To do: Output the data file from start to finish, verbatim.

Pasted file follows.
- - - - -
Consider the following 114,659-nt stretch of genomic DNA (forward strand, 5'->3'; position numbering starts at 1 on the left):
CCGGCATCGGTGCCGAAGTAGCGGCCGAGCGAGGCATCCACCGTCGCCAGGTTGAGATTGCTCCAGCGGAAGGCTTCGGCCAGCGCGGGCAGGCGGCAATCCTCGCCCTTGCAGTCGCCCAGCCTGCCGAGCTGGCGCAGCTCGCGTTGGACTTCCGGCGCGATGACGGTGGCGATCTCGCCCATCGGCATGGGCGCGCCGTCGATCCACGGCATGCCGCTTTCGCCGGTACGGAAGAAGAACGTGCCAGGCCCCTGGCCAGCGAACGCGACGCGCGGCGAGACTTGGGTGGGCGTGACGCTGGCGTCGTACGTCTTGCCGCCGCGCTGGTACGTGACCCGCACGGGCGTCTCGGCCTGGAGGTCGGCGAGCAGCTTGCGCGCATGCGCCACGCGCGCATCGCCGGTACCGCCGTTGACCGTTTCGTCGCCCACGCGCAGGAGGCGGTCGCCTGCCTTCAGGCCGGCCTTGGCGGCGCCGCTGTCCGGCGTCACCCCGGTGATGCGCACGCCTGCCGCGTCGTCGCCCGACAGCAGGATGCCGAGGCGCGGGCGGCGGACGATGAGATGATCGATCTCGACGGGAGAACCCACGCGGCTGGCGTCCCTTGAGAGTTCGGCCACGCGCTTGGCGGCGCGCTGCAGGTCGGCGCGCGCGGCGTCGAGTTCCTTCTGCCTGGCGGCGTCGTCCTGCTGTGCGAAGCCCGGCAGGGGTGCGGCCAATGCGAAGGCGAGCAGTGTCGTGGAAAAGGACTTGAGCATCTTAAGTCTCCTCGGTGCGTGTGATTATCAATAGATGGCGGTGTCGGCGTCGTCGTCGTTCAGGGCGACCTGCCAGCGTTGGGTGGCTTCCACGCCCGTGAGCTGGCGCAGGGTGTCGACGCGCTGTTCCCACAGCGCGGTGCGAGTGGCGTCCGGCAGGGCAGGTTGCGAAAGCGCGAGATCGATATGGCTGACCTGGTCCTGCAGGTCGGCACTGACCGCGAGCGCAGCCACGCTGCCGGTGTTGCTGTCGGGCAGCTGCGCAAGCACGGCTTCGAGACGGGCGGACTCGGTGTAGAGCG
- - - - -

Consider the following 114,659-nt stretch of genomic DNA (forward strand, 5'->3'; position numbering starts at 1 on the left):
CCGGCATCGGTGCCGAAGTAGCGGCCGAGCGAGGCATCCACCGTCGCCAGGTTGAGATTGCTCCAGCGGAAGGCTTCGGCCAGCGCGGGCAGGCGGCAATCCTCGCCCTTGCAGTCGCCCAGCCTGCCGAGCTGGCGCAGCTCGCGTTGGACTTCCGGCGCGATGACGGTGGCGATCTCGCCCATCGGCATGGGCGCGCCGTCGATCCACGGCATGCCGCTTTCGCCGGTACGGAAGAAGAACGTGCCAGGCCCCTGGCCAGCGAACGCGACGCGCGGCGAGACTTGGGTGGGCGTGACGCTGGCGTCGTACGTCTTGCCGCCGCGCTGGTACGTGACCCGCACGGGCGTCTCGGCCTGGAGGTCGGCGAGCAGCTTGCGCGCATGCGCCACGCGCGCATCGCCGGTACCGCCGTTGACCGTTTCGTCGCCCACGCGCAGGAGGCGGTCGCCTGCCTTCAGGCCGGCCTTGGCGGCGCCGCTGTCCGGCGTCACCCCGGTGATGCGCACGCCTGCCGCGTCGTCGCCCGACAGCAGGATGCCGAGGCGCGGGCGGCGGACGATGAGATGATCGATCTCGACGGGAGAACCCACGCGGCTGGCGTCCCTTGAGAGTTCGGCCACGCGCTTGGCGGCGCGCTGCAGGTCGGCGCGCGCGGCGTCGAGTTCCTTCTGCCTGGCGGCGTCGTCCTGCTGTGCGAAGCCCGGCAGGGGTGCGGCCAATGCGAAGGCGAGCAGTGTCGTGGAAAAGGACTTGAGCATCTTAAGTCTCCTCGGTGCGTGTGATTATCAATAGATGGCGGTGTCGGCGTCGTCGTCGTTCAGGGCGACCTGCCAGCGTTGGGTGGCTTCCACGCCCGTGAGCTGGCGCAGGGTGTCGACGCGCTGTTCCCACAGCGCGGTGCGAGTGGCGTCCGGCAGGGCAGGTTGCGAAAGCGCGAGATCGATATGGCTGACCTGGTCCTGCAGGTCGGCACTGACCGCGAGCGCAGCCACGCTGCCGGTGTTGCTGTCGGGCAGCTGCGCAAGCACGGCTTCGAGACGGGCGGACTCGGTGTAGAGCG